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Nashua Telegraph Newspaper Archive: August 28, 1969 - Page 1

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Publication: Nashua Telegraph

Location: Nashua, New Hampshire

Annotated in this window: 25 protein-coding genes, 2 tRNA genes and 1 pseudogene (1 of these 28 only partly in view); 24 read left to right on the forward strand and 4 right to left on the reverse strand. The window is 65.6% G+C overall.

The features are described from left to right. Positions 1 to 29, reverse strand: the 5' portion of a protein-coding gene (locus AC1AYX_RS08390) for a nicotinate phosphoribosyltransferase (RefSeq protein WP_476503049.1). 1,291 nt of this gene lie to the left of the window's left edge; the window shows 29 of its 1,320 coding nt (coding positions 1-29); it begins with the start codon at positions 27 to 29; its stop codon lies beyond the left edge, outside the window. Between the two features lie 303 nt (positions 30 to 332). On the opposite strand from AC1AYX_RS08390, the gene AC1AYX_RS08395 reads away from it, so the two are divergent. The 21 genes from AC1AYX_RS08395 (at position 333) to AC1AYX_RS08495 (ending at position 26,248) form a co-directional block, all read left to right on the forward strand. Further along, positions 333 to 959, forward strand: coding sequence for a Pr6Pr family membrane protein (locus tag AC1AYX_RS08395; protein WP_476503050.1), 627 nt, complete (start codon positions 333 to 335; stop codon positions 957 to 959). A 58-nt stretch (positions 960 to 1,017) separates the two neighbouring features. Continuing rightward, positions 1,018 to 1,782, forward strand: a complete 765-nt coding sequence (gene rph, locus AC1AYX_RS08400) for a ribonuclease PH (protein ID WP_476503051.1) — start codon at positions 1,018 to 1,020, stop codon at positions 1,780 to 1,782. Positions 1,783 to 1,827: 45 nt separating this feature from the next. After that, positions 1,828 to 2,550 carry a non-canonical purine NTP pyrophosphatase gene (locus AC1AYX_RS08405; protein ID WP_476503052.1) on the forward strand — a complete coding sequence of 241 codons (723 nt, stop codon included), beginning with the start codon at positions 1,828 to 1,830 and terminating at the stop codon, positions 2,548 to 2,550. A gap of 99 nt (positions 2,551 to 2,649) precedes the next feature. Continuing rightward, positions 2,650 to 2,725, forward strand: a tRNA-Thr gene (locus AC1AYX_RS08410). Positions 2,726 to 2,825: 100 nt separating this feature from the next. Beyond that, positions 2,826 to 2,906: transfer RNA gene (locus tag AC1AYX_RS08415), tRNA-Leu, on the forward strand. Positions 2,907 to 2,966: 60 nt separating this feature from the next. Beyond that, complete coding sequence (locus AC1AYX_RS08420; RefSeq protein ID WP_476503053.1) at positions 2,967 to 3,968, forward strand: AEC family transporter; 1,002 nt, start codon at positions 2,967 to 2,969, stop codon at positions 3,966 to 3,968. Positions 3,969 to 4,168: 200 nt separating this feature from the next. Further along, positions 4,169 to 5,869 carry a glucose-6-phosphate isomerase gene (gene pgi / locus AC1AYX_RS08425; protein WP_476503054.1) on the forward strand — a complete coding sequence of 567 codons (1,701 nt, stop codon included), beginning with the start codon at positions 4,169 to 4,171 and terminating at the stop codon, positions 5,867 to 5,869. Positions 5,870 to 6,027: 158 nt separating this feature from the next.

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   Nashua Telegraph (Newspaper) - August 28, 1969, Nashua, New Hampshire                                Today's Chuckle Someone accidentally dropped a rubber band into the office computer. Now it makes snap decisions. VOL 101 NO. Nashua Celeoraph New Hampshire's Largest Evening Newspaper C J J Continuing lie New Hampshire Telerreph Established October M. ISS1 Weather Foir Tonight Warmer Friday Full Report on Page Two NASHUA. NEW HAMPSHIRE. THURSDAY. AUGUST 28, Second Class Postaje PiSd At Nashua, N.H. 24 PASES Pric. TEN CENTS Due Home Next 5 Guardsmen Killed In Viet CONCORD. N. H. (AP) Five New Hampshire Chester, were part of about XT Jjunes Kesslen, left, and James Keene, right, got together in a northeastern Boulevard parking lot and compared plates. Registering Curiosity Over Registration one of them said profoundly, "there's a mistake." (Telegraphoto-Harrigan) v lejegrdynoio-narrigan Yes, There Really Are 2 JIM-Ks By JOHN HARRIGAX partmenl of Motor Vehicles, to the Department of Motor Ve-i dates t. i LeoKesden. of 11 Cabot it was XTTLftnX ,h Drive, Nashua, drove along Slorrow Drive in Boston one day about two mosihs ago and was passed by a car with familiar license plates his son's. Notes Differences But the driver of the car wasn't his son. And the car wasn't his son's either. Kesslen's son, James, of 25 he recalled. Seeks Information The Nashua Police Depart- ment sent tiro teletype messages clarification, or both. W1U1 II, lie Meanwhile, Kealen kept get-1 Finally, James Kesslen spot- glimpses of the sportscar led the Austin parked on North- oeanng his sons licenseleastem Boulevard in the Ma- We kept seeing it.calaster Scientific Company he city, but never parking lot, directly across from I caught up with it, he said Report on Hunger in N.H. Scores Callousness to Poor Yale Road, drives a Lincoln Continental with the registration Irii X.H. (AP) The New Hampshire Office of Eco- JtM K. The car that passed Kesslen on Sloriw Drive was an Opportunity today released a report wttch its direc- tin Healey Sprite, a sports car and it also had the said U "a shocking, but long overdue, indictment of the apathy toward poverty Lea Kesslen admits his want in scenic New- Hampshire." osity was aroused. "I chased the guy up lo Ihe next set of he said, 'and when I got behind him, looked on the report entitled "The Curse that lingers a look at hunger in New Hamp- to be sure I wasn't seeing stale OEO Director Robert R. DeVoid said, 'Unless When he got home, Kesslen told his son and others in t h e family about his experience. "They all thought I was he go looking for malnutrition, you may no! see it because hunger suffers in private. But it does exist, usually on bad: roads, or in cold water walk- Kesslen and his ion called their insurance company, the Nashua Police Department and the Motor Vehicle Department, In lhat The study, prepared for the OEO by the University of New Hampshire's Bureau of Educational Research, reveals 'bu- Herbert Schricker of Slawsby Insurance called the ignorance and callousness toward the poor" and "charges of favoritism, prejud- City Man's May Go to CONCORD, N. H. (AP) The attorney general's office had been an electrician at the Nashua Corporation. that the slate may become the beneficiary of a Nashua was active in many Masonic organizations in this city and valued at more than and he was an officer of Asst Ally. Gen. TV. Michael Dum has asked Gov. George Commandery, Knights Templar. Peterson and the Executive Council to consent to a petition to sell real estate which is part of the estate of the lale Raymond Fem'er of 17 Monadnock St. Mr. Ferrier died last Hay U at age 72, and he left no surviving relatives. For many is a possibility no heirs will be Dunn said, and the state may become Ihe "pros, peclive recipient" of the cstale. He recommended that the stale consent lo selling the real estate, valued at the estate Includes personal assets of Bay State Crash Takes 2 IN THE TELEGRAPH Abby 18 Obituaries 3 WORCESTER, Mass. (AP) -Two men were tilled and another injured early today in a collision between a car and a 13 Pearson 4 Classifieds Reslon 4 Sports 16, 17 Comics 19 Suburban 10, 11 t Crossword 19 Sulzburger 1J hauling t Television IS Police were withholding 6 Theaters 18 'ifications and further 5 Dr. Thosleson 14 pending notification of next 4 Weather 2 Scene 4 THE FOLLOWING STORES WILL BE THURSDAY FRIDAY 'TIL 9 CARTER'S MEN'S ENTERPRISE DEPT. ISIDORE'S HAIR JORDAN'S LUGGAGE LYNCH'S MEN'S BOYS' SEARS 20th CENTURY Hfgh St. ice and alleged thdls." the OEO said. "Those in need of nutritional assistance are a diverse lot.. welfare, recipients with depend- ent (who are) forced to subsist on Social Se- curity the perman- ently or temporarily the report said. It said "random surveys" con- dueled, by community action and "Operation Mainstream" agencies show "a great discrep- ancy between those eligible for nutritional assistance and those actually receiving that assist- ance." Snow Discrepancy It said a survey by the Agri- cultural Research Service re- vealed Jl per cent ol New Hampshire's families had diets rated as 'poor" compared with 15 per cent in 1955 indicating "we are not as well off rulri- tionaQy as we were 13 years ago, despite rising incomes." Recent surreys, it said, re- vealed that in the Runroon Heights section of Manchester, only 28 of 73 families eligible for surplus assistance were re- ceiving it Of 33 town surveyed in Car- roll, Coos and Graflon counties, only IS distributed surplus foods and of eligible families, 101 received surplus assitance. The report said a tabulation of the random surveys showed that of the persons determined eligible lo receive surplus com- modity foods assistance, less Uun 10 per cent not receiving them declined becaue they did not want them and the other M per cent did not receive the foods because they were not available, they lacked transport- ation or 'for various reasons" they were denied the foods by local The report died several infer- views with Indigent persons. They said the .Investigators found "a four-year-old boy weighing It pounds, a two-year old child with i Mealed stom- ach wandering barefoot on twisted legs, a six-year-old with chronic dysentery and open i sores, a family of 10 whose only Uste of meat Is hamburg twice i a month, an elderly woman who lives on scraps from neighbor's garbage cans and bread thnran to the birds, a family with two sick children denied food be- cause their income wns 63 cents over the maximum allowed." A mother of four was quoted as saying, "We eat potatoes and cheaper things in life." Investi- gators said her seven-year-old son has weighed M pounds for two years. They said the family i not eligible for free food. Included In "random com- ments from the poor" was a charge that distributors short- changed recipients. report quoted one selectman as saying, "I'll admit we don't bust our backs to help these people. They're a burden en the town. If things are too good for them, they'll stay for- ever. We'd just as soon they go someplace else." A county commissioner was quoted. "I just aj soon forget the whole thing.'' the Leo Kesslen and Son Inc. shoe business. The Austin Healy is owned by James Keene, of 58J South Main Slreel, who was working tem- porarily st Me Macalaster Sci- entific Company's Northeastern Boulevard plant. The Department of Motor Ve- hicles had, until yesterday, heard little about the mix-up. A spokesman said the department had discovered the error a short while ago, and had sent James Keene a letter asking him to return the plates in, since Kes- had had this particular plate last year and had asled for it first. But, said the spokesman, Keene either never received the letter or never answered it. How did (HO persons get the same plales? 'Kesslen got his plates early, in said the de- partment spokesman. "Keene sent for his plate in March, which is just before our rush season. We have a lot of tem- porary help at this lime." Somehow, according to the spokesman, a clerk failed to notice that was already taken, and gave it to Keene. The Department of Motor Ve- hicles is investigating the mix- up. Who knows, maybe there is a third National Guardsmen, all from the same city, were due to bo home a from today have been killed in a mine explosion in Vietnam, Maj. Gen. Francis McSwincy, t h e state adjutant general, said McSwiney said today "All know is they were driving in a five tori truck and ran over a land mine." He said he had no details as to the incident happened and whether it an accident or in ac- tion. Pentagon Calls He said he was notified of the deaths by a call from the Pen- tagon Wednesday night at Camp Drum, N.Y., where UOO of the state's National Guardsmen are in, summer exercises. The five tilled. from Man- Guardsmen due to arrive at Pease Air Force Base in Ports- mouth next Thursday. About 500 Guardsmen of the 3rd Batlalion, 197th Artillery went to Vietnam last September. About 1M al- ready have relumed. McSwiney listed the dead as: Spec. 4 Roger Robichaud. Spec. 5 Richard Cenest; S. Richard Raymond: Spec. 4 Guy Blanchellt and Spec. 4 Jean Beaudoin. The deaths brought to 199 the number of New servicemen to die in Vietnam. Gov. Walter Peterson said was "deeply saddened to learn of the tragic deaths." "It Is especially he said, "since these fine young men were due to return next week after serving with courajt and distinction." He said he joined "all New Hampshire citizens in express- Ing deep sorrow and regret 19 the families of these men." To date, six state Guardsmen Gl'ARDSJIEN Paie 1 65 Residents Demand City Pave Streets By CLAUDETTE DUROCI1KR City Engineer James F. Ho- gan was to lour a number of unpaved streets in the Lincoln Park area today to determine if 'hey are ready for acceptance land paring. His visit stems from an un- scheduled appearance of about 65 residents of the Lincoln Park subdivision at a Board of Public Works meeting last nlghl. The residents demanded to know why the city had not paved gravel streets in the sub- SySGT. LEO CUOUTIER Nashua Soldier Hurt In Combat Staff Sergeant Leo Cloutler, 25 husband of Mrs. Drolse P. CJoo tier, 112 Blossom SL, has been wounded In action fn VJeisam The son of Mr. and Mrs. Amedee noutler, 3 BelJe AIre Avenue ie Is attached B. H. National Guard. He sus- alned shrapnel wounds In the Id and right foot, and bnrns on he light arm. lie Is hospKalizw n Japan and has been awardec a Purple Heart. division. Some of these streets, they said, were laid out as Ions as lour years.ago.. Mayor Dennis J. Sullivan, BPW chairman, and Hogan con- tended that the developer. Rod- gers Brothers Inc., ot Hudson, had not corrected all street defi- ciencies as recorded by the pub- lic works engineering division and the streets, therefore, did not meet acceptance standards. Question Eiplanallons Their explanations, however, were greeted with skepticism. Some residents said they were [old by the developer that ne had met all conditions and the city was at fault for delaying street acceptance. Sullivan and the public works commissioners were non-com- mittal, however, when pressed to have the city complete street preparations by invoking developer's performance bond. But meeting afterward, BPW agreed to consult City So- licitor Arthur 0. Gormley Jr. lo determine what recourses are available to the city to recover costs of street work done in subdivision of a defaulting de- veloper. And Alderman-at-Large Johii V. Chesson, chairman ot slreel acceptance committee, lold the residents his committee stands ready to rush through acceptance of Ihe streets in question as soon as il gels a favorable recommendation- from Hogan. If this recommen- dation comes soon, he said, the streets could be paved winter. Lead Groap Leading Ihe neighborhood group was Hillsborough County. Commissioner Armand A. Beau- lieu, candidate for mayor, and Ward 1 Alderman Donald L. Elhier. Beaulieu, who lives in another 65 RESIDE.N7S a Jlirple Heart. street acceptance. 65 KES1DEN7S 1 Kennedy Must Testify at Inquest, Judge Rules PIZZA by Charles Famous fhruoul New England 147 ff. PEARL ST. Finest in Piizas -Grinders (an varieties) Regular 90c PLAIN PIZZA TUESDAY ONLY Ttlephoni 88M542 II A.M. 2 A.M. Men. thru Saf. SWayi 3 P.M. to MiJniU EDCARTOWN, Mass. (AP) Tuesday that Ihe trooper Cpl. Judge James A. Boyle is expect- Robert Enos, had been assigned ed to lay the ground rules today to Dinis1 office for investigative for next week's inquest into the purposes. But on Wednesday a death o! Mary Jo Kopechne but spokesman said this was "mis- one point already is informalion." Lawyers Meet the Press Robert.Clark Sr., left, and Ed- ground rules for an inquest into the ward Hamfy lawyers representing death of Miss Mary Jo Kopchcnc who Sen. Edward M. Kennedy, talk with Viv newsmen as they leave Dukes County Courthouse in Edgartosvn, Mass. The attorneys attended a hearing setting w WIIU died last month when (he senator's car plunged off a bridge on Chappa- quiddick Island. Coming soon to Nashua Trust MASTER CHARGE The Interbank Cord Member F. D. I. C We Carry A FULL LINE of CABOTS Stains Paints Nashua Wallpaper Co. 129 W. Pearl St. 882-5491 ifon. thru Sat. lo Open Vhuri. 7i] 9 Edward M. Kennedy will be a witness. Judge Boyle, who will preside at the District Court inquiry scheduled lo begin Sept. 3, said at a preliminary hearing Wednesday he would see to it that (he senator was "even if he has (o be subpoe- naed." "It is essential that Mr. Ken- nedy be present as a Judge Boyle said. Kennedy's chief counsel, Rob- ert Clark Jr. of Brockton, as- sured the court the senator would be present but he did not say if he would testify voluntari- ly. Miss Kopechne, once a secretary lo the lale Sen. Rob- ert F. Kennedy, died when Ed- ward Kennedy's car, with the senator a! Ihe wheel, toppled off an unrailed bridge into a tidal inlet on Chappaquiddick Island, Martha's Vineyard, lale on the night of July 18. Judge Boyle Indicalcd he would rule today on motions filed by lawyers representing various persons expected lo be called u wi In esses. Guards Dlnls Meanwhile Massachusetts State Police belatedly con- once denying a Boston Record American re- port that a (toopcr had been as- signed (o protect Dist. Ally. Ed- mund Dinis, who called the in- quest. Al first Ihe slate police said '69 Chevrolet Daily Rentals as low as .00 Coll Teri 888-1121 MacMulkin Chevrolet "Cpl. Robert Enos has been assigned for personal protection as a result of threatening letters and phone calls to Dist. Ally. the spokesman said. In answer to questions he said hs could provide no details of threats. The motions presented lo court dealt with such matters aj whether the lawyers will have a tight to cross examine and to object, whether statements may be submitted in place of testi- mony, the manner In which wit' nesses will be questioned and by whom. Present al Wednesday's ses- sion were Dinis and various lawyers for expeclcd witnesses. Dinis said he was prepared lo go ahead with ncxl Wednesday's inquest even, if a court at Wilkej-Barre, Pa., has not ruled by then on his petition, for exhu- mation of Miss Kopechne's body for autopsy. Judge Boyle said Ihe wil- nesses will be isolated and will be prohibited from talking 19 newsmen. He repeated lhat no cameras, microphones or recording ie- vices will be permilled in courtroom. The witnesses are espected lo include the JO men and women who attended a dinner party with Kennedy and Miss Ko- pechne on Chappaquiddick Is- land July 18. Others expected to testify !n- elude Dr. Donald R. Mills, associate medical examiner who ruled shortly after the mis- hap lhat Miss Koptchne died ft accidental drowning, and Ed- Rartown Police Chief Dorainlck J. Arena, who charged Kennedy wiih leaving Ihe scene of an, ao' cidenl, Kennedy later pleaded Kuilty he charge before JodM Boyle and was given a suspend! ed Jail sentence.